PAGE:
Wendell also co-authored, among many other papers, a seminal paper that examined the hydrological budget of South Cascade Glacier (Tangborn and others, 1975). By measuring precipitation and snowmelt in the basin, the mass balance of the glacier, and the glacial runoff, he showed that the glacier stored significant volumes of water not only for weeks but perhaps for months. This was one of the few papers to quantify the hydrologic balance of a temperate glacier. Ahead of its time, it preceded by years our general understanding of increased winter and spring water storage within temperate glaciers. The intent of the paper, however, was to compare three different and commonly used methods of estimating glacier mass balance (the glaciological, hydrological and geodetic methods). As a result of the water storage processes discovered by Wendell, this paper helped discourage use of the hydrological method for estimating mass balances.

Wendell walking on the valley wall above South Cascade Glacier
Wendell walking on the valley wall above South Cascade Glacier

Wendell became interested in modeling snowmelt as part of estimating glacier mass balances, and soon realized the practical importance of his work for predicting runoff from snow-covered basins, which are major water sources in the western United States and Canada. In 1979, Wendell left the USGS to pursue his modeling interests, then formed his own company, Hymet, Inc. His clients included BC Hydro in Canada, Puget Sound Energy near Seattle, and the Salt River Project near Phoenix, Arizona.

Wendell also maintained his interest in glaciers, however. He had a talent for asking interesting (and solvable) questions about mass balance and hydrology. His precipitation–temperature–area–altitude (PTAA) model is based on the physically reasonable assumption that a glacier’s mass balance variables are correlated. Thus, although the number of coefficients to be solved for is significantly larger than the number of constraining equations, their values can be estimated by starting with an initial set of guesses then maximizing the correlation among them. This Wendell accomplished by using a simplex optimization technique (from Press et al., 1986). He then applied his PTAA model to a number of glaciers in the the western USA, the European Alps and the Nepal Himalaya, and showed that it yielded good results relative to time series (the longer the better) of field-measured mass balances. On the well-measured South Cascade Glacier, he found that ‘the agreement between annual balances for individual years was fair. For long‐term volume changes measured by the geodetic method, agreement was excellent.’ (Tangborn, 1999)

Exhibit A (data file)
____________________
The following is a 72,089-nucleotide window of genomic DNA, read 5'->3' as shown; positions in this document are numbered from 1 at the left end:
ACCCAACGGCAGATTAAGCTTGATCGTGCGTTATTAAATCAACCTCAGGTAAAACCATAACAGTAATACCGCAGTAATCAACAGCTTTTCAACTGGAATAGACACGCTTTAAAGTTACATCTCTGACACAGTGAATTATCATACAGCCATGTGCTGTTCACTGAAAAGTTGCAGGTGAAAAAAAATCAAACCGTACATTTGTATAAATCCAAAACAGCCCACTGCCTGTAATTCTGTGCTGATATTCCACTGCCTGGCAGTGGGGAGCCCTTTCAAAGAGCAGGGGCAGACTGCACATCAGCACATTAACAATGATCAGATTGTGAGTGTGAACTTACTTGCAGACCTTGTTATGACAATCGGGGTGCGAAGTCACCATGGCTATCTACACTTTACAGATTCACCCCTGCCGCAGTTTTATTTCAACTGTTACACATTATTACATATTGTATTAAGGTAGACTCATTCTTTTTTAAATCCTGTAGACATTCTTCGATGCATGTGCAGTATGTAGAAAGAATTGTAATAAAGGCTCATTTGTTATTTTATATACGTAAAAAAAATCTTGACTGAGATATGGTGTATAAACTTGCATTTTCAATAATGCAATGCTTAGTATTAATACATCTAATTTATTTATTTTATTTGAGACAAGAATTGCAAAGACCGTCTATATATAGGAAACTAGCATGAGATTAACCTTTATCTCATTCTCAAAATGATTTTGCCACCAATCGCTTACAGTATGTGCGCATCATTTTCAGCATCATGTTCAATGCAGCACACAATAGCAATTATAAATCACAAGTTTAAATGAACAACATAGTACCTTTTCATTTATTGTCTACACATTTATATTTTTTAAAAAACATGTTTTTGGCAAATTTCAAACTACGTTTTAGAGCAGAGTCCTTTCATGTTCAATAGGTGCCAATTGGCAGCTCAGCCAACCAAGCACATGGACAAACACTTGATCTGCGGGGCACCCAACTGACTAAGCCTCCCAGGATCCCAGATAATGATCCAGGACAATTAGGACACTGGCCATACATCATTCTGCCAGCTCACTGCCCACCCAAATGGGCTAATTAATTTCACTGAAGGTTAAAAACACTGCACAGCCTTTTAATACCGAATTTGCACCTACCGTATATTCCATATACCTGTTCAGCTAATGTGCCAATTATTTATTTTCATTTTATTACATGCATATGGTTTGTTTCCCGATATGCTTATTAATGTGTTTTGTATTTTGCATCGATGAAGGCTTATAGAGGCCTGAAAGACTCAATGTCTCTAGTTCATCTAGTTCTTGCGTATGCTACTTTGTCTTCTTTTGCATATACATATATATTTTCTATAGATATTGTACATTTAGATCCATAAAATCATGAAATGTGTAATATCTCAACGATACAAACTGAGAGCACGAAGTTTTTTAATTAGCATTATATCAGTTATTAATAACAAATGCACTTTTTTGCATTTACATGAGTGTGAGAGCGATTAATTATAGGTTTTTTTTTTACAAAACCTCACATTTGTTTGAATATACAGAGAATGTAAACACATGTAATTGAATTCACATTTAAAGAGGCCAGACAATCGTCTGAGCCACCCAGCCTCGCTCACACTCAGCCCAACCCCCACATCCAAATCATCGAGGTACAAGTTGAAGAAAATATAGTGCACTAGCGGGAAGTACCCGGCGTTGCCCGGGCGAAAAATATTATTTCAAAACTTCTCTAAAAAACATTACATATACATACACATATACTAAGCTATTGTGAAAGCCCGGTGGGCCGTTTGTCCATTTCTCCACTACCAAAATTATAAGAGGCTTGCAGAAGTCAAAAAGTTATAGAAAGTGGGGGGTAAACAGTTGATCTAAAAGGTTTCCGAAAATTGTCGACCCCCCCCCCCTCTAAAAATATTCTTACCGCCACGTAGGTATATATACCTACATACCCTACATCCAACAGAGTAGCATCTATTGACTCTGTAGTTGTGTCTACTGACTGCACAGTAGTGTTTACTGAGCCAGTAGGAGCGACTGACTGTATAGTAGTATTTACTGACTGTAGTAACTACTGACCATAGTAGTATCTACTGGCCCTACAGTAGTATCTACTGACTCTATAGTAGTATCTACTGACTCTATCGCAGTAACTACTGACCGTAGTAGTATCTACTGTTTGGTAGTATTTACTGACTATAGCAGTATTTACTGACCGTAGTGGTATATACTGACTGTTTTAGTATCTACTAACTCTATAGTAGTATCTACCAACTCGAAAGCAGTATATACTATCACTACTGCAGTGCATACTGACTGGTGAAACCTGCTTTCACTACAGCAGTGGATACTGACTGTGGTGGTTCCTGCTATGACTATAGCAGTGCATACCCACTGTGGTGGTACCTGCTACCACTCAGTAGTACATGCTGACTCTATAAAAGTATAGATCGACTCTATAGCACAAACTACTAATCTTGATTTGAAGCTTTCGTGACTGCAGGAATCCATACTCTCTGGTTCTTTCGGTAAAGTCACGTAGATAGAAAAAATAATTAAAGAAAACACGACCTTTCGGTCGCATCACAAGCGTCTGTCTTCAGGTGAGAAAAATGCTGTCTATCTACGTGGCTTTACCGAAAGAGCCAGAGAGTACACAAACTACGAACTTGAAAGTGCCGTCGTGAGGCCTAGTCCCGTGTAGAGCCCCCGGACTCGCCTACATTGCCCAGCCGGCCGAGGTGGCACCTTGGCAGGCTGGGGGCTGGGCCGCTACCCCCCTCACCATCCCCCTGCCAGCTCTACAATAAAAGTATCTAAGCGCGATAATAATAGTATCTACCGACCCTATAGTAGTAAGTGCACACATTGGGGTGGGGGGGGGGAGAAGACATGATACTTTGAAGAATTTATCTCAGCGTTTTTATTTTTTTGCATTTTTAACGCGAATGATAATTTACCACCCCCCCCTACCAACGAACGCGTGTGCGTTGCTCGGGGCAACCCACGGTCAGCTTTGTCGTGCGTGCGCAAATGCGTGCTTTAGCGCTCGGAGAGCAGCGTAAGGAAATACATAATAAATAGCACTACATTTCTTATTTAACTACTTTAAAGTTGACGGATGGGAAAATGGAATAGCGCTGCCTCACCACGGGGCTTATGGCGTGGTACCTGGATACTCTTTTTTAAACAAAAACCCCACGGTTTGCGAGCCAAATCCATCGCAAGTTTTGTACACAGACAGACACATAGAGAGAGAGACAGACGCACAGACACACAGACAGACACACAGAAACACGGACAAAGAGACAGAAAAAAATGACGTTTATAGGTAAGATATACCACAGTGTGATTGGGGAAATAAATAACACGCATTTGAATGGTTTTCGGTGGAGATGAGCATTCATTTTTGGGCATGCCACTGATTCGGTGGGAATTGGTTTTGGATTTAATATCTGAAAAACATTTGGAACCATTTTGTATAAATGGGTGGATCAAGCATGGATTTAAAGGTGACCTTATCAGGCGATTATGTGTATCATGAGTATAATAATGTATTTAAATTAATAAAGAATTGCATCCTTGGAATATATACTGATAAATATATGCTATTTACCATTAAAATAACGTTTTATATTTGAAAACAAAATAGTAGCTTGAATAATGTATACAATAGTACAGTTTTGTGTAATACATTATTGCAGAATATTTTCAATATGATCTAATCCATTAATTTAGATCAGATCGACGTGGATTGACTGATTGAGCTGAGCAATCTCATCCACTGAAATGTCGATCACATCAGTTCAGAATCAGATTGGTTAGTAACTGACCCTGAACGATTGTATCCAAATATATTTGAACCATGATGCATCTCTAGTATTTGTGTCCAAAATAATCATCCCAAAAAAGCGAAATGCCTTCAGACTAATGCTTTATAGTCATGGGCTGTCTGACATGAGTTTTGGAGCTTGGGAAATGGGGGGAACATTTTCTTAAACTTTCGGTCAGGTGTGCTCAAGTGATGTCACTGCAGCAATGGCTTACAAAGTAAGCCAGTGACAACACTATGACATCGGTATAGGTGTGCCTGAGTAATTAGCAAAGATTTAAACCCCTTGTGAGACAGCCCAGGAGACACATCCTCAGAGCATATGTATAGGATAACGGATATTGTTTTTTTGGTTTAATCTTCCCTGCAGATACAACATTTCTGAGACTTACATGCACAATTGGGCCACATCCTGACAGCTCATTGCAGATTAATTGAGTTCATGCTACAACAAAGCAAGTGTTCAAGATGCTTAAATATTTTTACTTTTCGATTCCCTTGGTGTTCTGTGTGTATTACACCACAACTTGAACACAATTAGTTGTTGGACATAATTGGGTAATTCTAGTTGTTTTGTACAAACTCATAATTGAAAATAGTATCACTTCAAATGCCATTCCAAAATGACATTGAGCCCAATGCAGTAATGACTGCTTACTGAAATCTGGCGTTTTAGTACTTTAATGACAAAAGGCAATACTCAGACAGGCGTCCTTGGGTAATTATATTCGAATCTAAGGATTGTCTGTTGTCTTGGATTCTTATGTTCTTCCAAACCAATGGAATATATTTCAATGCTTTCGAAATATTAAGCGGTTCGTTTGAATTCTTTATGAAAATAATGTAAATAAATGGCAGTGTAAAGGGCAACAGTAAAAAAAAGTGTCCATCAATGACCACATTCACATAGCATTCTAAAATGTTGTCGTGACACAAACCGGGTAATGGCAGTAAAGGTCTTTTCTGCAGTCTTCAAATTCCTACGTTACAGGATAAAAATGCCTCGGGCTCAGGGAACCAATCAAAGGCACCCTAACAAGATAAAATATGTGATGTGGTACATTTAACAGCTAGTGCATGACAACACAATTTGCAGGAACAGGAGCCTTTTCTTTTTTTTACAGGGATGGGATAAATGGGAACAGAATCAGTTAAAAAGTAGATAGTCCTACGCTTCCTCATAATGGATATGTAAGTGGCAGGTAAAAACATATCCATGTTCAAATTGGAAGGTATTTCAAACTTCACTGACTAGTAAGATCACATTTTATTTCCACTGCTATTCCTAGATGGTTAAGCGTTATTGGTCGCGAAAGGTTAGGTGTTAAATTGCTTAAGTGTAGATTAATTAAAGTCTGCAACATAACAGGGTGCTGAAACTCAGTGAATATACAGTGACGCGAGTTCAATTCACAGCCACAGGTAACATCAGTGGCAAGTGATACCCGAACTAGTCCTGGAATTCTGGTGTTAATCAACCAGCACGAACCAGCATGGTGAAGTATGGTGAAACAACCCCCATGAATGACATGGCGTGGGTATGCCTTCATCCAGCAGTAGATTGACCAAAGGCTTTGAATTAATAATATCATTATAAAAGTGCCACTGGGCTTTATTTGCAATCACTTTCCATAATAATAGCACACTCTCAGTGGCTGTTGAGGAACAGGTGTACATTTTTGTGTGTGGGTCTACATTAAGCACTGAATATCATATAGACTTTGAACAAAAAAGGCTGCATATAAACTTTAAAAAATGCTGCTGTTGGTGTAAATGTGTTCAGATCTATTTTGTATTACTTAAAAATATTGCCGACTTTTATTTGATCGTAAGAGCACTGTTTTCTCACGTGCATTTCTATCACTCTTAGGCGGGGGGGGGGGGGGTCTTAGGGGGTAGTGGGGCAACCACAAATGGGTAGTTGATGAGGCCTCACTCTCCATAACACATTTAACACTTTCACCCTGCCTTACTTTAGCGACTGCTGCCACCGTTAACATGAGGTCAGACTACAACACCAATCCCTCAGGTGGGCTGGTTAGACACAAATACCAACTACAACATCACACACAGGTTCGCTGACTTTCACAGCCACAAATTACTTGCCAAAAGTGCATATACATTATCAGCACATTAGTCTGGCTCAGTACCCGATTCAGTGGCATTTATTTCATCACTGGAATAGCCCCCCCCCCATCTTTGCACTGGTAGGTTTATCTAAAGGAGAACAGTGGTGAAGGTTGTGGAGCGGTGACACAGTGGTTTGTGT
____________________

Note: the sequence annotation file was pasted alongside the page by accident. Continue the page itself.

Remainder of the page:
Throughout his life, Wendell remained close to his Minnesota roots. He wrote several detailed memoirs about his early years there, and loved Prairie Home Companion (1974–2016), a nationally famous radio show set in a fictional small town in Minnesota. He claimed to know real-life versions of all the characters portrayed. Gentle and self-effacing, he continually advocated for policies to ameliorate the adverse human drivers of climate warming. He was particularly proud of his published children’s book on glaciers. His contributions to glaciology, his gentle soul and his warm smile will long be remembered.

Wendell V. Tangborn was preceded in death by his eldest son John and is survived by his wife, Andrea Lewis, his sons Andrew and Eric, and his daughter Inger. He leaves behind two adopted families from Nepal with whom he had close relationships: the Birbal Rana family and the Moti Thapa family, both of Vashon Island, Washington, USA, where Wendell and Andrea lived for many years.

Andrew Fountain, Andrea Lewis and Craig S. Lingle


Meier M.F. and Tangborn W.V. (1965) Net budget and flow of South Cascade Glacier, Washington. Journal of Glaciology 5(41), 547–566.

Press W.H., Teukolsky S.A., Vetterling W.T., Flannery B.P. (1986) Numerical Recipes: The Art of Scientific Computing.

Tangborn W.V. (1999) A mass balance model that uses low-altitude meteorological observations and the area-altitude distribution of a glacier. Geografiske Annaler A, Physical Geography, 81(4), 753–765.

Tangborn, W.V., Krimmel R.M., Meier M.F. (1975) A comparison of glacier mass balance by glaciological, hydrological and mapping methods, South Cascade Glacier, Washington. In: Snow and Ice, Proceedings of the Moscow Symposium. IAHS-AISH 104, 185–196.